Source: Radio Farda
As the first round of reimposed U.S. sanctions against Iran takes effect, the Iranian economy is taking a beating, and Iran's leaders are expressing concern about maintaining social cohesion in the face of increasing economic pressures. Iran's Minister of Cooperatives, Labor, and Social Welfare, Ali Rabiei, has predicted the country will lose one million jobs by the end of the current Persian year on March 20, 2019.
"We should be honest with the people and tell them that we are engaged in a
real war and we need more public confidence in the government and its rational
behavior," Rabiei said in an interview with pro-reform daily E'temad August 4,
adding, "The government, for its part, needs more diligence."
Rabiei, also known as "Ibad" for his secret service days' nickname, referred to the recent unprecedented fluctuations in Iran's currency market and admitted that the dialogue between the government and the people has been weakened amid the financial turmoil.
The value of Iran's national currency, the rial, started to plummet at the beginning of the Iranian New Year March 21, and dropped further when the U.S. announced it would withdraw from the Nuclear Deal and reimpose sanctions on Iran.
The dramatic slide in the value of the rial against hard currencies like the euro and the dollar has led to widespread protests across the country, including among the merchant class, which was traditionally a supporter of the clerical rulers. The shopkeepers and traders believe soaring gold prices and the downfall of the rial's value are direct results of government mismanagement by the ruling conservative clerics.
Before the Islamic Revolution, one dollar was exchanged for almost seventy rials, but currently one must pay more than 120,000 rials for a dollar. Businessmen and shopkeepers are very unhappy and argue, "The establishment has done nothing to address the problem, so far."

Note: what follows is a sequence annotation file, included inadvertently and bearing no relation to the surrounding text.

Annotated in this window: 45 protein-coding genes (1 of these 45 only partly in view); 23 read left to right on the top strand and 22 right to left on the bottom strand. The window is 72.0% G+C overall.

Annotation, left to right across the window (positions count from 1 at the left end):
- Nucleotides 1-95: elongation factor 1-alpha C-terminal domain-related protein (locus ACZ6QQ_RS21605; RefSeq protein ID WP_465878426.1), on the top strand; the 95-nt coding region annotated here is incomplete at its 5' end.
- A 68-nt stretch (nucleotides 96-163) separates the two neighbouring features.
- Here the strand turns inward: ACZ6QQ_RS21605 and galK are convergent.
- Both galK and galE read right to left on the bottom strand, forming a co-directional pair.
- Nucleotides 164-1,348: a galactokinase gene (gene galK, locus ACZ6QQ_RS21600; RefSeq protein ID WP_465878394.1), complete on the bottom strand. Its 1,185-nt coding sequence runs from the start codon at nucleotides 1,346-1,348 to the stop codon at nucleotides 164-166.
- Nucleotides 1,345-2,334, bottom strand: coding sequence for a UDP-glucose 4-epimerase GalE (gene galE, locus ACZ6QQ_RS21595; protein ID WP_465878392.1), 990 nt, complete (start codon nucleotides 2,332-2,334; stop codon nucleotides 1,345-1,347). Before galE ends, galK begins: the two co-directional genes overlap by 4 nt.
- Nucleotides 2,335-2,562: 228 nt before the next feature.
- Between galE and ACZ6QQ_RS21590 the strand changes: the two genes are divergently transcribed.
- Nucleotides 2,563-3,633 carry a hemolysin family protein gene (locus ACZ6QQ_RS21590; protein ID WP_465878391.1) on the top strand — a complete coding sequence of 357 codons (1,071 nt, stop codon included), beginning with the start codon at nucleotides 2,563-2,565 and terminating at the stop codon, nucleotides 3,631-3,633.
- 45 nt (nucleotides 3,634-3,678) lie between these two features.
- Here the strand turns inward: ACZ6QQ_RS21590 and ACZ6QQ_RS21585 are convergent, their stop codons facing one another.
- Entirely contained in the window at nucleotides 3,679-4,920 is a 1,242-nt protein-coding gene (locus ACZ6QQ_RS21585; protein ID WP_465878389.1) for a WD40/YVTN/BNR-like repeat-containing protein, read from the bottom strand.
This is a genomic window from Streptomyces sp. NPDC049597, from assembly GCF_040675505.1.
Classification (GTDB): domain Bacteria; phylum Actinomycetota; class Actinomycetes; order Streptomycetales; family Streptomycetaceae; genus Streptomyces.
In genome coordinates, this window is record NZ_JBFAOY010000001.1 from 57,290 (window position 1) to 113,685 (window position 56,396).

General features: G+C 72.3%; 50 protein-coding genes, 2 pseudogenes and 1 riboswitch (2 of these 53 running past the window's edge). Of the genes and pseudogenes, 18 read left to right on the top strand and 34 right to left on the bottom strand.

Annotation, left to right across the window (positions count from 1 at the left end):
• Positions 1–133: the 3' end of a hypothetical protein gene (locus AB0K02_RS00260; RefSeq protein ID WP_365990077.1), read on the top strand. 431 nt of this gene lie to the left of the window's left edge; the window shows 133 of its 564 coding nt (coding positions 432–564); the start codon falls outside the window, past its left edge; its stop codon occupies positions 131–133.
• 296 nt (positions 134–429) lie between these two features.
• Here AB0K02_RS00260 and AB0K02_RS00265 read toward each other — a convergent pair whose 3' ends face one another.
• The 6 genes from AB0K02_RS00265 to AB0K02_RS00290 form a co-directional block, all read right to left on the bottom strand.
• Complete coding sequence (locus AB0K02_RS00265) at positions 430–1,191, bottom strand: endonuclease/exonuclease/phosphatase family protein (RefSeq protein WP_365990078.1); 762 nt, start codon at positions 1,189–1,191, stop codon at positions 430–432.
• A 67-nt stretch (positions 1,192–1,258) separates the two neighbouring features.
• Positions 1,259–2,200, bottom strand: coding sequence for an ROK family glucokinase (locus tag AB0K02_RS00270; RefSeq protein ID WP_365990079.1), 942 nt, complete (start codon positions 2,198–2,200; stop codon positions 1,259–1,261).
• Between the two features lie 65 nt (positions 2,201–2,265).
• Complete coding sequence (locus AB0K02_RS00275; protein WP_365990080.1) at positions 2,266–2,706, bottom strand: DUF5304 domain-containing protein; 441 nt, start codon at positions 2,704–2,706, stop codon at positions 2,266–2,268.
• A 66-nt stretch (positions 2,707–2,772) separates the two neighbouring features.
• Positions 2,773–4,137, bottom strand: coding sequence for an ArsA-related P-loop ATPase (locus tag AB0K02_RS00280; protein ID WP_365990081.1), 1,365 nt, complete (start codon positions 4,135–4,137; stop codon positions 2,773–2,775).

Nevertheless, Rabiei insists that in the current situation, Iran needs to "implement the theory of social resistance to prevent social fragility and increase the level of social economic tolerance."
Rabiei said one way to do this is by controlling the price of food and medicine for people in need. He further urged the government to immediately address the country's economic problems.
The first batch of new U.S. sanctions is expected to be implemented August 6, with the second round taking effect November 4.
In the meantime, research commissioned by Iran's parliament shows that each 10 percent increase in the value of hard currencies, boosts inflation by up to 2 percent in Iran. Research from Iran's Central Bank suggest fluctuations in the country's currency markets have raised inflation up to 25 percent.
Meanwhile, in an interview with an economic publication, "Tejarat-i Farda" (Tomorrow's Business), an economist affiliated with John Hopkins, Steve H. Hanke, says that current inflation in Iran amounts to 117 percent, which is 10-12 times more than estimates from the Islamic Republic's officials.
While President Hassan Rouhani's administration is bombarded with criticism for its economic performance, Iranian legislators are set to question Rabiei over the 12.5 percent unemployment rate. He already appeared before parliament in March, when they narrowly voted to keep him in office.
Immediately following spontaneous protests that broke out late last December, the Islamic Republic's Supreme Leader Ayatollah Ali Khamenei ordered President Rouhani, the speaker of parliament and the head of the judiciary (Najaf born Larijani brothers) to work together and find a way to address the country's economic problems.
On July 31, 200 of 290 members of parliament signed a letter to Rouhani urging him to reshuffle his cabinet and change his economic team.
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